Beckham is a great player, and there is a solid argument that with a limited offensive system and a poor offensive line the Giants haven’t didn’t use him well enough while he was healthy the past couple of years. The Giants weren’t a good offense with Beckham last year, 26th in the league at 19.4 points per game. In the four games he played this season, the Giants averaged 17.3 points.
For more, check out the entire entry at Big Blue View.
New York Jets: Robby Anderson
Anderson may be the only big-play threat the Jets have right now:
At this point, I think I would have to say Robby Anderson is the player the Jets could least afford to lose. To the extent this team has a big play threat on offense, Anderson is it. It isn’t exactly a dynamic unit with Anderson in there. Robby has developed into one of the better deep threats in the league this season so taking him out would have an impact. At this point, he is the only above average wide receiver on the team.
Pittsburgh Steelers: Le’Veon Bell
The offense could probably survive without Ben Roethlisberger or Antonio Brown. But not Bell:
No one wants to see any of Pittsburgh’s playmakers injured, but when looking at the overall roster, and depth, there is no way to replace Bell. Roethlisberger would be replaced by Landry Jones and/or Joshua Dobbs, but if Bell is healthy he is capable of keeping the team afloat with his running, and receiving, skills. Antonio Brown certainly is as dynamic as they come, but there is only so much he can do from the receiver position.
Seattle Seahawks: Doug Baldwin
Because Russell Wilson is too predictable of an answer, Field Gulls decided to highlight Wilson’s favorite target:
Baldwin’s been with the team since 2011, making him one of the most experienced Pete Carroll students in the system. He’s a veteran leader in the locker room, on the field, and when standing in the vicinity of a microphone. He’s also just an exceptional football player, perhaps the best slot receiver in the NFL and easily the best receiver on the Seahawks.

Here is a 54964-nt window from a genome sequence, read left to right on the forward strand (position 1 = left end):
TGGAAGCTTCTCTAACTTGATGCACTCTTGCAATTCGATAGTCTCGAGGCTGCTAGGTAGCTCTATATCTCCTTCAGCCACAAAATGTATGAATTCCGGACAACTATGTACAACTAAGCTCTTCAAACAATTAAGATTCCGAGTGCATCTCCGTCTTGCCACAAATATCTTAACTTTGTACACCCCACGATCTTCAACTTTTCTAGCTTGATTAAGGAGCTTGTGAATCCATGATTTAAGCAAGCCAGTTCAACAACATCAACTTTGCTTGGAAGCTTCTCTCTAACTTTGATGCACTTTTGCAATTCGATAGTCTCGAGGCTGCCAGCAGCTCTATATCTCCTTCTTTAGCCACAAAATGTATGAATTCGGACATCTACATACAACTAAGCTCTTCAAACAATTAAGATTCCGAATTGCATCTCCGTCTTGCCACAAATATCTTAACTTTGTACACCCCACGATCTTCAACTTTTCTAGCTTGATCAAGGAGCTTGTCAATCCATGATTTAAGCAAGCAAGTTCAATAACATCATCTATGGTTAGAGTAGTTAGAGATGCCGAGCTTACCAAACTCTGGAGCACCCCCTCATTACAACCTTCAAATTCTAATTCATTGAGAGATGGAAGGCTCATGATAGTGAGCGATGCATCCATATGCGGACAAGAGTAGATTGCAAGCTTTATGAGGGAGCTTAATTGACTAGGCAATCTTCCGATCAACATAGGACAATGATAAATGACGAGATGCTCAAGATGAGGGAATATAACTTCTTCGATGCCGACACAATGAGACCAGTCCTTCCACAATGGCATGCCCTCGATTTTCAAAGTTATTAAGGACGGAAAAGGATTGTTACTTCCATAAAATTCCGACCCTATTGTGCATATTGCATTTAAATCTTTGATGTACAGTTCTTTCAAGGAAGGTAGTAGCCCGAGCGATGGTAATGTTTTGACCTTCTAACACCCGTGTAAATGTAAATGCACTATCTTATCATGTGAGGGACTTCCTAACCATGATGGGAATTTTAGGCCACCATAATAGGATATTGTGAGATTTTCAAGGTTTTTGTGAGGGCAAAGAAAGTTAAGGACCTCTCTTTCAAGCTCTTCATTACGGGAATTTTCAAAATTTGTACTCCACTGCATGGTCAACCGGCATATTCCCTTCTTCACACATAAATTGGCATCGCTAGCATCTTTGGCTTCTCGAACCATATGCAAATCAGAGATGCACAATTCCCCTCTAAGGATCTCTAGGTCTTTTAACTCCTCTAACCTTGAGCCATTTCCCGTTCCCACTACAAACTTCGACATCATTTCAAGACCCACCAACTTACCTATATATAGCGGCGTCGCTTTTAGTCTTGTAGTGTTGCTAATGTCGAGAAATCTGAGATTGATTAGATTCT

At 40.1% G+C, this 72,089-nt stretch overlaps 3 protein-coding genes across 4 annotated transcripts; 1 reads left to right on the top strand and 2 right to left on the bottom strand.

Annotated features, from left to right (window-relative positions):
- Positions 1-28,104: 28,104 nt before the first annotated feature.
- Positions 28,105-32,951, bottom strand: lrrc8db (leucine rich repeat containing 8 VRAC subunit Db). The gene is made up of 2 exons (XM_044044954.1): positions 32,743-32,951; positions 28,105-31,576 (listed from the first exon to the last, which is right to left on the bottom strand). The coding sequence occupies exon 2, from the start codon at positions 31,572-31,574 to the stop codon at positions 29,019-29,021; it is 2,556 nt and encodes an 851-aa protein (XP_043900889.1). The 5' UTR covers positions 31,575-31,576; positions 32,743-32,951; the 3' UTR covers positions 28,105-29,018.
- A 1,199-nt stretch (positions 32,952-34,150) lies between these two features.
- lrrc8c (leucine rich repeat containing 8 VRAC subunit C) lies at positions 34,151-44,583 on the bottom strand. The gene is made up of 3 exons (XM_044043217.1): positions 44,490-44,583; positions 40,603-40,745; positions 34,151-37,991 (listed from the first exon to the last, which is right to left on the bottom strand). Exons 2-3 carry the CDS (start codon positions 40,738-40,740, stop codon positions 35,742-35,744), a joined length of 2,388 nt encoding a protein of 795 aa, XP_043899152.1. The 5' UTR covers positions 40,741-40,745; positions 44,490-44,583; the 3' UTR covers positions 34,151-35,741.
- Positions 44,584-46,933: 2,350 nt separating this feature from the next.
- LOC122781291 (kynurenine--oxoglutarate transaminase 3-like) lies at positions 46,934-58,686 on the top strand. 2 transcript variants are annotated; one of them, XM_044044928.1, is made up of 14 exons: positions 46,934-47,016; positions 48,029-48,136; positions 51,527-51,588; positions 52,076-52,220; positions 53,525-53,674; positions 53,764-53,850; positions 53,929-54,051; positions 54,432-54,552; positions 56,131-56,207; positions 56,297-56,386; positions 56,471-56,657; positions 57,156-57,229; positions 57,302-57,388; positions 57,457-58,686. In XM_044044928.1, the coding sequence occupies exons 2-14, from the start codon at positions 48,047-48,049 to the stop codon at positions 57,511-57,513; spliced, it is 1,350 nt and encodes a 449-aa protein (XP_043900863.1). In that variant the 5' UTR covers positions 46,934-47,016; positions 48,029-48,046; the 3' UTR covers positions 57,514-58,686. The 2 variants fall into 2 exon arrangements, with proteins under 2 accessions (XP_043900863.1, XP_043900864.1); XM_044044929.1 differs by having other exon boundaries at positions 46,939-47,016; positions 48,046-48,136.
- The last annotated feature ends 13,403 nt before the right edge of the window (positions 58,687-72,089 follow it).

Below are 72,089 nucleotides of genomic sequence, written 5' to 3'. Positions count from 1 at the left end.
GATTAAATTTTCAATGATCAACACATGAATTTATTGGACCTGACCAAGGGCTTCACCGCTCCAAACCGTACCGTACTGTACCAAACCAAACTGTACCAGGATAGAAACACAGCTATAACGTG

For more, check out the entire entry at Field Gulls.
Arizona Cardinals: Chandler Jones
The Cardinals have already been hit hard by injuries, but they can’t afford to lose their Defensive Player of the Year candidate:
Jones has 38 negative plays accounted for in the NFL, most of any player in the league. He leads the league in both tackles for loss and sacks.
He also is the guy who consistently makes a big play when you need it. We’ve seen the sack fumbles; sometimes his teammates aren’t close enough to help him recover, but he’s giving his team a chance.
Dallas Cowboys: Sean Lee
Unfortunately, they’ve often been without him. But his football IQ is impossible to replace:
Watch how many times Lee scans the offense pre-snap, then lifts his arm to tell the defense which direction the play is going. Or watch him point to a specific player who is going to get the ball. Or watch him shift the defensive line, or move a player in the secondary to the right spot. It seems like more than not, he knows exactly what play the offense is going to run before they run it. No other linebacker on the team, or defensive player in general, has that ability to the same degree that Lee does.
Miami Dolphins: Ndamukong Suh
They’re another team that’s had to deal with too many injuries this year, but losing Suh would break the Dolphins:
The five-time Pro Bowl player dominates the middle of the line of scrimmage, allowing Jordan Phillips as the other defensive tackle, along with defensive ends Cameron Wake, Andre Branch, and Charles Harris to create pressure from the sides. Suh continues to show why he is among the best interior defensive linemen in the league, and he really sets the tone for the defense.
For more, check out the entire entry at the Phinsider.